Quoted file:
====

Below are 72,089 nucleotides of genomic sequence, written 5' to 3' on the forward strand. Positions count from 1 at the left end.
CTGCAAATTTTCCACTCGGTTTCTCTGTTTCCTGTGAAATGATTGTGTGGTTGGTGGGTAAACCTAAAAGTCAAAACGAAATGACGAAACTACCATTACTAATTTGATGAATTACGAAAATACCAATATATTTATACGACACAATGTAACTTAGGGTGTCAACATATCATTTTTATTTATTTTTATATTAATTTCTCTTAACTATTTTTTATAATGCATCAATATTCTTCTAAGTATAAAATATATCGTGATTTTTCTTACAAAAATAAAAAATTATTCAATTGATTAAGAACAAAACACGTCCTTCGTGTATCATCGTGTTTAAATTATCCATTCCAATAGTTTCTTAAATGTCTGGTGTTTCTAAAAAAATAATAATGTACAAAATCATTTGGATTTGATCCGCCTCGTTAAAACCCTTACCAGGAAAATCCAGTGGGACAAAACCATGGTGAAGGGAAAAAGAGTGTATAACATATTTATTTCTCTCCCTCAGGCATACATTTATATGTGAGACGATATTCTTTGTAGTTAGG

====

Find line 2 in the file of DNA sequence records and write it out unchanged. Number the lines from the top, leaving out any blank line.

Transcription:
CTGCAAATTTTCCACTCGGTTTCTCTGTTTCCTGTGAAATGATTGTGTGGTTGGTGGGTAAACCTAAAAGTCAAAACGAAATGACGAAACTACCATTACTAATTTGATGAATTACGAAAATACCAATATATTTATACGACACAATGTAACTTAGGGTGTCAACATATCATTTTTATTTATTTTTATATTAATTTCTCTTAACTATTTTTTATAATGCATCAATATTCTTCTAAGTATAAAATATATCGTGATTTTTCTTACAAAAATAAAAAATTATTCAATTGATTAAGAACAAAACACGTCCTTCGTGTATCATCGTGTTTAAATTATCCATTCCAATAGTTTCTTAAATGTCTGGTGTTTCTAAAAAAATAATAATGTACAAAATCATTTGGATTTGATCCGCCTCGTTAAAACCCTTACCAGGAAAATCCAGTGGGACAAAACCATGGTGAAGGGAAAAAGAGTGTATAACATATTTATTTCTCTCCCTCAGGCATACATTTATATGTGAGACGATATTCTTTGTAGTTAGG